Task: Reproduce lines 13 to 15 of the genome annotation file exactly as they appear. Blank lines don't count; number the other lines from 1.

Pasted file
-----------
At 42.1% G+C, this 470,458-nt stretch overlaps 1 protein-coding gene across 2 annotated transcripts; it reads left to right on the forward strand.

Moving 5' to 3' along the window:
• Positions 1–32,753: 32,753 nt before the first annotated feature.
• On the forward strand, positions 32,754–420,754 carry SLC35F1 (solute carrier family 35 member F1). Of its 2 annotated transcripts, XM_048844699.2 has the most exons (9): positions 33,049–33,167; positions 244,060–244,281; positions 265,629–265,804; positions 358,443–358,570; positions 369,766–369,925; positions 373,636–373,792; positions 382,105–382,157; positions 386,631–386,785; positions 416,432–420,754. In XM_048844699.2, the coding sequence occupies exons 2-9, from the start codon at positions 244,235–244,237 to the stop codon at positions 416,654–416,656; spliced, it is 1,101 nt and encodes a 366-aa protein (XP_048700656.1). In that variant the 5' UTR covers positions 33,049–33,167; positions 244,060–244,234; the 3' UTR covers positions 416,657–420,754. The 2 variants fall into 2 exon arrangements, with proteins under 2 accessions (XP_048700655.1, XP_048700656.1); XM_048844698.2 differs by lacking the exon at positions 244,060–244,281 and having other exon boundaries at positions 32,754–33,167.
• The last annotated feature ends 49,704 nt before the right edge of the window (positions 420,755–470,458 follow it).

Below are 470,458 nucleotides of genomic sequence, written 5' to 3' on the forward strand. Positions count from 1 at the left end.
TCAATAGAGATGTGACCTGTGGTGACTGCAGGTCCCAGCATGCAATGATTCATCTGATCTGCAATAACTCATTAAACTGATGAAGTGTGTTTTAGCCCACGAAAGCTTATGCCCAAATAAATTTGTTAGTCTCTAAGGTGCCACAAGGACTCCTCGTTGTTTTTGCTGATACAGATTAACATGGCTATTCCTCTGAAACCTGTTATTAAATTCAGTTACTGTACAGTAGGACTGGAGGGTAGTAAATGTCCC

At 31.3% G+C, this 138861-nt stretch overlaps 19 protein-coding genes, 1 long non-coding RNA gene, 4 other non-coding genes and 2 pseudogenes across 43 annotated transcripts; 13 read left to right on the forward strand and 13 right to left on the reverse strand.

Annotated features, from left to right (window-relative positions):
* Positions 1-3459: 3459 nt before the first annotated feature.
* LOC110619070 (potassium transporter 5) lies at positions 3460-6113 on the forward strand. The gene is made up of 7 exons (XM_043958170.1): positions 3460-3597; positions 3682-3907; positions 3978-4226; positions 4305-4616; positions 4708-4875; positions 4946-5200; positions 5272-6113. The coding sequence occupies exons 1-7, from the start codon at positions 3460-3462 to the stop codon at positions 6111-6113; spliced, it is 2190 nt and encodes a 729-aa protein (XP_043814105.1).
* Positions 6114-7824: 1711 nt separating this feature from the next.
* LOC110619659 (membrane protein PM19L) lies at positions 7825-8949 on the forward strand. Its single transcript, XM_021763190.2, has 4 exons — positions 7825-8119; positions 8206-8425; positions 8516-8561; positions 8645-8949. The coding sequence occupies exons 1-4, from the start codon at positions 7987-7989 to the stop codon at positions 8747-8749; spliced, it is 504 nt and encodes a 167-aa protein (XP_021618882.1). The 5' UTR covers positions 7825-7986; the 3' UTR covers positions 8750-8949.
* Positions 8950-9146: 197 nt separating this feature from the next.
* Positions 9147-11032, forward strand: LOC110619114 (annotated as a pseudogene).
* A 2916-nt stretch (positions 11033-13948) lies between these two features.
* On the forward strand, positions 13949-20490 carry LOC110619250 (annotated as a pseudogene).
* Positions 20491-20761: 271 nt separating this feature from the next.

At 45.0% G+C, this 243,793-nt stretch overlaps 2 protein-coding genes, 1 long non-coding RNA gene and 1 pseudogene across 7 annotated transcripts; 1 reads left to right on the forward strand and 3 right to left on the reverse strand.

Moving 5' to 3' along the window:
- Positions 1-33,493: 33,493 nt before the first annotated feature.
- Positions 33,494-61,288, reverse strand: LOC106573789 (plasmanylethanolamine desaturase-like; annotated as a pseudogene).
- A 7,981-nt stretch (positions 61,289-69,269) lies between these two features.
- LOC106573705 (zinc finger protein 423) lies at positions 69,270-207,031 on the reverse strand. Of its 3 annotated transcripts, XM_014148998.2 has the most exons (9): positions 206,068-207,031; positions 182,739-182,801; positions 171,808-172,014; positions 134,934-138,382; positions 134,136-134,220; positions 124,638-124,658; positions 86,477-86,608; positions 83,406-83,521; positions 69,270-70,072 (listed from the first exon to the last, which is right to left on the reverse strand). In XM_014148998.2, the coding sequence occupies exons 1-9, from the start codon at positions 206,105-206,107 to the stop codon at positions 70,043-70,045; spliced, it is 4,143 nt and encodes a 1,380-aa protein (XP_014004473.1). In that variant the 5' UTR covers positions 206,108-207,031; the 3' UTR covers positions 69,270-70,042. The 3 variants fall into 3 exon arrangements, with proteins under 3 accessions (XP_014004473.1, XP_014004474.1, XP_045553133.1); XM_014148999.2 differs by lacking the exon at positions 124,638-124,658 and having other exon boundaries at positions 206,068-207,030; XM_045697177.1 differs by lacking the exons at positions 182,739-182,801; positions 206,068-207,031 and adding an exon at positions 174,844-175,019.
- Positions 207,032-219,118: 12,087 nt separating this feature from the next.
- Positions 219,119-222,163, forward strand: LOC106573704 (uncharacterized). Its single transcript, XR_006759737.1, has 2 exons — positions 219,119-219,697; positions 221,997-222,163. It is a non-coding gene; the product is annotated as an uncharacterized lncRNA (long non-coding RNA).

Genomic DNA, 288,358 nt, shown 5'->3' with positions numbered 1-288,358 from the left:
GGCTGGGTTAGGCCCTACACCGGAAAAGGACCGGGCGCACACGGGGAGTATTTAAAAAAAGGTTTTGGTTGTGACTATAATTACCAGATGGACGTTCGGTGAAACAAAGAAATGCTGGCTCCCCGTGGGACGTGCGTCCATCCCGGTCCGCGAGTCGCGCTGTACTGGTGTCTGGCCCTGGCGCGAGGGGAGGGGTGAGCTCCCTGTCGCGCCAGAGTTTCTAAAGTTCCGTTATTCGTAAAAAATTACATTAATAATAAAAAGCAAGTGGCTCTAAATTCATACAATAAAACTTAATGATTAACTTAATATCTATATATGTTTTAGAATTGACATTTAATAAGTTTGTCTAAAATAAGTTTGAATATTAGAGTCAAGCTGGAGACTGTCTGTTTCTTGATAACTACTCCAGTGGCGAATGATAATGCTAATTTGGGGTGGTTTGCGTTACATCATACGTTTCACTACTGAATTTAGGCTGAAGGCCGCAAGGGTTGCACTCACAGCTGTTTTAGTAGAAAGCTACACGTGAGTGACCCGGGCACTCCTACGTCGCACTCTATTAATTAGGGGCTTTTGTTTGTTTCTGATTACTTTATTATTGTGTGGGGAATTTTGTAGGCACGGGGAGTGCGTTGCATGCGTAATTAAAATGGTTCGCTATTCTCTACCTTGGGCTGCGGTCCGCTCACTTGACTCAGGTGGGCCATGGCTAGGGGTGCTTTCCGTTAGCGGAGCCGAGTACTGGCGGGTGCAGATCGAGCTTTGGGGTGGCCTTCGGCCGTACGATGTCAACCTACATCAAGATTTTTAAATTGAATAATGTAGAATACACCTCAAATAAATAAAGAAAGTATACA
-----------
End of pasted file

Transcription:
* LOC110619659 (membrane protein PM19L) lies at positions 7825-8949 on the forward strand. Its single transcript, XM_021763190.2, has 4 exons — positions 7825-8119; positions 8206-8425; positions 8516-8561; positions 8645-8949. The coding sequence occupies exons 1-4, from the start codon at positions 7987-7989 to the stop codon at positions 8747-8749; spliced, it is 504 nt and encodes a 167-aa protein (XP_021618882.1). The 5' UTR covers positions 7825-7986; the 3' UTR covers positions 8750-8949.
* Positions 8950-9146: 197 nt separating this feature from the next.
* Positions 9147-11032, forward strand: LOC110619114 (annotated as a pseudogene).